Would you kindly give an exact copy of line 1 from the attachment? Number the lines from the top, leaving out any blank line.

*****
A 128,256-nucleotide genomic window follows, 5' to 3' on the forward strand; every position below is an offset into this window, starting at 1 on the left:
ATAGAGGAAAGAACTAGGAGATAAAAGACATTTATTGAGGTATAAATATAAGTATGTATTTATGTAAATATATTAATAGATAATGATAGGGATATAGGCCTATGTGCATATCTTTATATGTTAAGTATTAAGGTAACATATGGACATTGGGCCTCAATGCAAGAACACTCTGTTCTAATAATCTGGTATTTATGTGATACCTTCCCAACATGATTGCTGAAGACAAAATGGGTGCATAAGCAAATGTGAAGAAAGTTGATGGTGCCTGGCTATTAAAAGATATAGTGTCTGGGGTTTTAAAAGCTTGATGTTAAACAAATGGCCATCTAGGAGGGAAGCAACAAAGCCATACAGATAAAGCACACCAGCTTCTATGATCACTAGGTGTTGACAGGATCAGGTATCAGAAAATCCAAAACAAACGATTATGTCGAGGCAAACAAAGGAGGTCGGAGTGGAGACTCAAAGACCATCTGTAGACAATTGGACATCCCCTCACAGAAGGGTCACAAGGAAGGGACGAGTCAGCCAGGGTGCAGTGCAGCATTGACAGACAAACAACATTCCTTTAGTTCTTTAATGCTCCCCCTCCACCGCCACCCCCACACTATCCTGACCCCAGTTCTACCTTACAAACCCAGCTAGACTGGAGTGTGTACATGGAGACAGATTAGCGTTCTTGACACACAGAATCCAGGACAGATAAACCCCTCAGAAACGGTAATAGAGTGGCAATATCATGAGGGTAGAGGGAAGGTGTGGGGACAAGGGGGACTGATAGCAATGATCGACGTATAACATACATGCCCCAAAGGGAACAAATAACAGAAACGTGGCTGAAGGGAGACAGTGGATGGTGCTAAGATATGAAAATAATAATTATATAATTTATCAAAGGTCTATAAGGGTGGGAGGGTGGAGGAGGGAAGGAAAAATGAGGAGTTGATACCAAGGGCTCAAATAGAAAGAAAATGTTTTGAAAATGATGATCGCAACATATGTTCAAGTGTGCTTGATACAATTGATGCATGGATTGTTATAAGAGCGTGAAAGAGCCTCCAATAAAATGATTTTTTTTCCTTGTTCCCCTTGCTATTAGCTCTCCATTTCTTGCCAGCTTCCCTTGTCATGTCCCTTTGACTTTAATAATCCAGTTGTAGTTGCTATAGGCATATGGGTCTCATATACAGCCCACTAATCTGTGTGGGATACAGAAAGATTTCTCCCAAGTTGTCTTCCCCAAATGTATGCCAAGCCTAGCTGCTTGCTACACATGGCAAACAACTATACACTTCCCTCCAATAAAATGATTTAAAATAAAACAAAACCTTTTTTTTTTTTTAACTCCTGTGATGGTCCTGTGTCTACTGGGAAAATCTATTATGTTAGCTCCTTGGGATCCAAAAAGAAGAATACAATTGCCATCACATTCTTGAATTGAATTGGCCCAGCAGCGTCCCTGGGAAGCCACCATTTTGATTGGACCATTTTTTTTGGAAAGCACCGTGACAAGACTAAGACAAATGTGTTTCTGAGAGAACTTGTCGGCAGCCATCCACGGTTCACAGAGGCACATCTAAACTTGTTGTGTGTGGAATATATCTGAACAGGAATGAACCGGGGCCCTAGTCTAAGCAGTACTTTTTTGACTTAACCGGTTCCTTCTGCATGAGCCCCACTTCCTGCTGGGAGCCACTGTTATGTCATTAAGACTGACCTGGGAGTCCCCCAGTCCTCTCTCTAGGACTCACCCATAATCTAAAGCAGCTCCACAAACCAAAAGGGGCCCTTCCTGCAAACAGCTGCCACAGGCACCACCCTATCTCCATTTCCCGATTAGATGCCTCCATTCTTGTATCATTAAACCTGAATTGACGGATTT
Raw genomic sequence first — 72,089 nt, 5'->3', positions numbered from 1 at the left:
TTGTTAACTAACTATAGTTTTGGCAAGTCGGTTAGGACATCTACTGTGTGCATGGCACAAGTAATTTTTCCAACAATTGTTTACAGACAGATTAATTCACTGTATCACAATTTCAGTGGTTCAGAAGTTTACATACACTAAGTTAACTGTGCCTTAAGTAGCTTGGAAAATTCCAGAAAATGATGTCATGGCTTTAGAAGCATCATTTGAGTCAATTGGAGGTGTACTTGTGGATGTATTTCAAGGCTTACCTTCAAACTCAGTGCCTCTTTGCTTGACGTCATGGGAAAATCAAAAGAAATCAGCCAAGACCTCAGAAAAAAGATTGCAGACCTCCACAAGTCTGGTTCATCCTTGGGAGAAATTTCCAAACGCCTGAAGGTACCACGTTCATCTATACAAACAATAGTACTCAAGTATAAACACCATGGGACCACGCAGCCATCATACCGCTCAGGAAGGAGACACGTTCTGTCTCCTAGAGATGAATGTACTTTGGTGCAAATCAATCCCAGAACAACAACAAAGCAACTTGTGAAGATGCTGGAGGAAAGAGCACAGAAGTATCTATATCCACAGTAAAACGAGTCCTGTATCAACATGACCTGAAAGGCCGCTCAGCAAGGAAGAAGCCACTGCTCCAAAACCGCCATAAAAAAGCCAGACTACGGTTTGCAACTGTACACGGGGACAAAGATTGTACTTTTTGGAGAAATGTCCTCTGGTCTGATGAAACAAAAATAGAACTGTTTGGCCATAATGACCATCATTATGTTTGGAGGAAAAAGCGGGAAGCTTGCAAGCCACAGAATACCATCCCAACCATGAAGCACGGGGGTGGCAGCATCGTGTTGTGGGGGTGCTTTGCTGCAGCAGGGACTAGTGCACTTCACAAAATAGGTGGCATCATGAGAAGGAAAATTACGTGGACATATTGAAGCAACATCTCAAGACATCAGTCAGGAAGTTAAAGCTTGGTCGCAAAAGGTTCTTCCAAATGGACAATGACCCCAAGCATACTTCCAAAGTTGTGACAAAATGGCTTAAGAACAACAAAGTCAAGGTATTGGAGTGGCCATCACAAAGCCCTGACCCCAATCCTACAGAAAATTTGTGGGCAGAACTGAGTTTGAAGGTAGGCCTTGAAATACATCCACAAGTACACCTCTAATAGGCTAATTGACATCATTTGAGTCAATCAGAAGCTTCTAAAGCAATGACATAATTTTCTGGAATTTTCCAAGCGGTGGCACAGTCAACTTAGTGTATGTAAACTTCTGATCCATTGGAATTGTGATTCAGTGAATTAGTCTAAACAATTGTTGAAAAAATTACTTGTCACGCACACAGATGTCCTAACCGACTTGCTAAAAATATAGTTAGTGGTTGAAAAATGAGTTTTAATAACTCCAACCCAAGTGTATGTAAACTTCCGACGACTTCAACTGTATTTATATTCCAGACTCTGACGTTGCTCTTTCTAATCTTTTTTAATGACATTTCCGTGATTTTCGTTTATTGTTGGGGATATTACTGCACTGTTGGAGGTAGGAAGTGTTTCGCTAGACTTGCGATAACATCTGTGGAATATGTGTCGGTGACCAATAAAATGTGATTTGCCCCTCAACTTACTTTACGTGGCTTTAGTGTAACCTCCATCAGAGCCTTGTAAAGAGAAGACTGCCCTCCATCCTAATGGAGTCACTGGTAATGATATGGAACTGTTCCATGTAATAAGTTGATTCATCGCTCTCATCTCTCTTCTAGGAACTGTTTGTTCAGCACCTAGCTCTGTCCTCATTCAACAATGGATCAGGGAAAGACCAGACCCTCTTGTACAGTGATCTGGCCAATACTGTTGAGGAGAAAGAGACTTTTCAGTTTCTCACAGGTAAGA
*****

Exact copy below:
A 128,256-nucleotide genomic window follows, 5' to 3' on the forward strand; every position below is an offset into this window, starting at 1 on the left: